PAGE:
In July, Kevin Kai Wen Cheng joined ALU as the first Study Abroad student. Cheng, a Taiwanese student at the Chinese University of Hong Kong, chose to spend his time abroad at ALU because he wants to explore the continent through the eyes of young Africans who know their countries best.
He says, “I’m here to learn about the continent because at home, what we usually learn about Africa is through American movies. I also want to teach you guys about Asia.”
Cheng is spending two months on campus and is already fully immersed in the ALU community. His days are spent in class or outdoors exploring the island. He is also conducting research with the Sino Africa Centre of Excellence Foundation, and is facilitating workshops on Sino-Africa relations with students.
Experience Cheng’s first 21 days on campus through his short blogs below. Enjoy!
Day 1: Short stop in Abu Dhabi
This is how my journey began. I spent the day in spectacular Abu Dhabi, on a local transit coach. I was surrounded by faces I’ll never see again as I stared out the window. I explored the Grand Mosque and met a Chinese traveler. We spent some time sharing stories and enjoying a good dinner together. This wasn’t my first time in the Middle East. I have been to Dubai before and this was as fantastic as my first trip to the region.
Day 2: Flight to Mauritius
I sat beside a female Mauritian scientist who told me about her research and the conference she had just attended. As I listened to the scientist speak, I thought back to my encounter with the Chinese traveler the day before and I kept thinking, “there are so many people who are going to be part of my journey at ALU, and this is only the beginning.”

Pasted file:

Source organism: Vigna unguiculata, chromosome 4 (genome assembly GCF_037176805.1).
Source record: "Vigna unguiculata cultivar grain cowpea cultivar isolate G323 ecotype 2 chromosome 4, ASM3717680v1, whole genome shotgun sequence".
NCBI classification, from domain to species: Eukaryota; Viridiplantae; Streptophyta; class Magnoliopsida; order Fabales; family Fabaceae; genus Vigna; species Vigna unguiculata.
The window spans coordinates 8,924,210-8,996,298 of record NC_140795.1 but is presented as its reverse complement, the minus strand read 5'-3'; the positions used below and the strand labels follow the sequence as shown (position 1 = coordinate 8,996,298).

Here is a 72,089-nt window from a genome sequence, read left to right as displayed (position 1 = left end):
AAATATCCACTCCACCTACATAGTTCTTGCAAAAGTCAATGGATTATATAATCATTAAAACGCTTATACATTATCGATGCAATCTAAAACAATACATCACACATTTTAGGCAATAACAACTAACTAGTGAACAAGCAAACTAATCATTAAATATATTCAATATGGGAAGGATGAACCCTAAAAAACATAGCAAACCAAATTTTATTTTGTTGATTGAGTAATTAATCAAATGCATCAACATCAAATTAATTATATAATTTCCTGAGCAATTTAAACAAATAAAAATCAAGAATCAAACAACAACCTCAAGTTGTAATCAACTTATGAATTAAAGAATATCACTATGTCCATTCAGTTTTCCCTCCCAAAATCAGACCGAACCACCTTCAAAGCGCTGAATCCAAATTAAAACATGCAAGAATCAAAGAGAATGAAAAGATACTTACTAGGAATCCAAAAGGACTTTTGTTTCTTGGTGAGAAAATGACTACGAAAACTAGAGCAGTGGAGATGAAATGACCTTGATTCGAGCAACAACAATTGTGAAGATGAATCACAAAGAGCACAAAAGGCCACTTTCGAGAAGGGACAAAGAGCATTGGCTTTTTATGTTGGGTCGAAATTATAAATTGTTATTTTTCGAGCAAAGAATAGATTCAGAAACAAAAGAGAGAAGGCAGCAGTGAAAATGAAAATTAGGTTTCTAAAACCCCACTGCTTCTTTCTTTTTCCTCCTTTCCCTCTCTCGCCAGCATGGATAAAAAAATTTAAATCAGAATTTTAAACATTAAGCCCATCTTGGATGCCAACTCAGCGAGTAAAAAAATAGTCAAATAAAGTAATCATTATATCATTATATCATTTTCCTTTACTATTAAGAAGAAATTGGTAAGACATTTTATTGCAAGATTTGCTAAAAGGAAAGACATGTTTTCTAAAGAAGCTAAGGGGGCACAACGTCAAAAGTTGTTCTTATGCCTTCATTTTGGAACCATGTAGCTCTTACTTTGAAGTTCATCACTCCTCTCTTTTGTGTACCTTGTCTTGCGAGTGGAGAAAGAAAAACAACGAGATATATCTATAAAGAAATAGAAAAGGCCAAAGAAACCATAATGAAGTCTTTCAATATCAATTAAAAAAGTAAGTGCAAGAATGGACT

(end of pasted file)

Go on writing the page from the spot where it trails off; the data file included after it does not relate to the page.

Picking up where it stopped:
My flight landed around 5pm and I met Ashraf, Daniel and Mpumi. I can’t remember exactly how I felt but what I do remember was the sense of being amongst kindred spirits. I was in my Indian Ocean home.
Day 3: Beaches and parties
I had seen images of Mauritius before coming but the real thing was better than I imagined. There were boats scattered across the blue sea and pebbles and coral reefs at the bottom of the water. It was like Mark Twain said, “the model of heaven.”
It didn’t take long for me to immerse in the ALU culture and get comfortable in Mauritius. I got a phone within a day. I got to meet people and was invited to Noah, a fellow student’s birthday party. I suddenly realised how there was very little difference between my new friends and I. I also realised that I had a long way to go in being able to embrace new cultures without bias.
Day 4: Peer work time
One of ALU’s beliefs is that people understand things better when they teach and help each other. I spent the afternoon helping students with their Data and Decisions (D&D) work. The best thing about studying at ALU is that you can always take breaks from intense school work to enjoy the beauty of nature. It’s really refreshing. I stopped D&D to take a stroll on the Trou aux Biches beach and watched the sunset with a few students. I will say that, that this is the best place in the world for studying.
Day 5: Rediscovering the essence of friendship
I couldn’t resist the attractiveness of the beautiful beach and so once again I spent the afternoon walking along the Trou aux Biches beach with my roommate Amani. We talked about our childhoods, shared memories and bonded. It is the connection between people that makes bonds. Here, on the remote Indian Ocean Island of Mauritius, I rediscovered the essence of a pure friendship.
There was a debate in my apartment at night. Lethabo, an ambitious man from South Africa, Ashraf, one of the first ALU students I met, Sandile, my buddy and future scholar from Swaziland and I held a very long conversation about Africa’s current opportunities and challenges and the future of the continent. I don’t know if any other experience will top how much fun tonight was.
Day 6: The ALU learning model
One of the reasons why I chose to come to ALU is the learning model. I found it really practical. For example, I learnt about creating a company in Entrepreneurial Leadership class and was able to implement that in Projects class. My reflection for the day is, “from now on, what I study in any course the university should have skills that are applicable in real life situations.”